A new bird species has been discovered that puts other fliers to shame – the extinct species, Pelagornis sandersi, had a wingspan that reached 24 feet, twice as long as the longest wingspan of today's living birds.
According to WNPR News, the bird was only recently verified and identified by Daniel Ksepka, curator of science at the Bruce Museum in Greenwich, Conn., but the fossils Ksepka used for his identification were first unearthed in the 1980s during renovations to the Charleston Airport. At that time, the wing bone fossils – found by Al Sanders, then-curator of the Charleston Museum, the oldest museum in the United States – were cleaned and filed away, but further investigation was not completed. In 2010, Ksepka found the fossils in the museum's storage collection and noted their unusual size, indicating a wingspan much larger than contemporary birds.
Through computer modeling and data analysis of the wing bone measurements, Ksepka concluded that this bird species had a wingspan up to 24 feet long, and while it may not have been a powerful flier, it would have been a superb and efficient glider. This is similar to today's albatrosses and vultures, but ironically, the closest modern relatives of Pelagornis sandersi are likely ducks and chickens.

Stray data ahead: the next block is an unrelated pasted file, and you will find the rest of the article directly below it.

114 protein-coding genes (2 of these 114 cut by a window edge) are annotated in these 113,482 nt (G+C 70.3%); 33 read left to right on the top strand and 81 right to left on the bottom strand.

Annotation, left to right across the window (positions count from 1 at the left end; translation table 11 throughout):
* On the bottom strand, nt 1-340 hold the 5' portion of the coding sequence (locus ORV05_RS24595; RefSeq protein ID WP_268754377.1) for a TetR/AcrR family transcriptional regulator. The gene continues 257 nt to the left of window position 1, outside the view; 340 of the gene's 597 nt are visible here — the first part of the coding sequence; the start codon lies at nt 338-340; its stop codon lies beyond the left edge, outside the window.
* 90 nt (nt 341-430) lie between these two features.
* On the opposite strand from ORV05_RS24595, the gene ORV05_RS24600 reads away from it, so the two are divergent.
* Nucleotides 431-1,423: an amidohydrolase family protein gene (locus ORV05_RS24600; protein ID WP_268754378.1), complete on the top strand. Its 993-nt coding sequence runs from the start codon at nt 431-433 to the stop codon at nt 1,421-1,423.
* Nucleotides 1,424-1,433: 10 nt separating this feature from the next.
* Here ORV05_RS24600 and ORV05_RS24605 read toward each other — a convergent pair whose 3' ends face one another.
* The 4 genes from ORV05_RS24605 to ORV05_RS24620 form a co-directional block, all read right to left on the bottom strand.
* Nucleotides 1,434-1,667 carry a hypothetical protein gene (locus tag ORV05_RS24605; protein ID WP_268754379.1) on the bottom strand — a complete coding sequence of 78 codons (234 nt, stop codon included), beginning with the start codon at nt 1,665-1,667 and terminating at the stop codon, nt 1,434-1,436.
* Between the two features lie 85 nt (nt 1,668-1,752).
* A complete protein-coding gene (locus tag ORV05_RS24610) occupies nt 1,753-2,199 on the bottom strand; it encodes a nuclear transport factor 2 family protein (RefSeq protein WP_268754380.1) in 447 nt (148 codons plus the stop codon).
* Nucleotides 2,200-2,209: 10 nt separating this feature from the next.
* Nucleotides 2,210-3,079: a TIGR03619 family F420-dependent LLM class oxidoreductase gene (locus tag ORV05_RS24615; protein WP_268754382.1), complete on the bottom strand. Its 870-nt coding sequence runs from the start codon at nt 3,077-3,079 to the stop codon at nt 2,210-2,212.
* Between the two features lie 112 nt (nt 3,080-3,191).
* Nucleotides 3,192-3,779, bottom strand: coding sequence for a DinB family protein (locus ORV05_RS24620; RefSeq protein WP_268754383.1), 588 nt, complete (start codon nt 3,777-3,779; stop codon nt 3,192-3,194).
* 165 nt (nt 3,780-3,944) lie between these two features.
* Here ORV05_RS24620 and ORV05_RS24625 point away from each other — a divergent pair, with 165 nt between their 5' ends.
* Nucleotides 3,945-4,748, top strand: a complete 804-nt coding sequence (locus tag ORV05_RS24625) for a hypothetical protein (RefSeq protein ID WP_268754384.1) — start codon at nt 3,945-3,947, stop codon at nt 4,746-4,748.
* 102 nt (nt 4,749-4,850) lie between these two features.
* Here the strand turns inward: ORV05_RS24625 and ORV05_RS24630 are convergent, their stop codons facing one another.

Ksepka's findings have been published in the journal Proceedings of the National Academy of Sciences.
A bird's wingspan is measured from tip to tip when the wings are spread as far as they can naturally be extended, with the calculation taken from the tips of the bird's primary feathers. Today, birds with the longest wingspans include storks, vultures, condors, swans, and pelicans, but the longest wingspan honors belong to the wandering albatross with a 12-13 foot wingspan. In contrast, the bird with the smallest wingspan is also the tiniest bird in the world, the miniscule bee hummingbird, whose wings only stretch 1.2-1.3 inches in length. Roughly 110 bee hummingbirds could be lined up along the wingspan of a wandering albatross, and more than 221 would be needed to measure the wingspan of Pelagornis sandersi!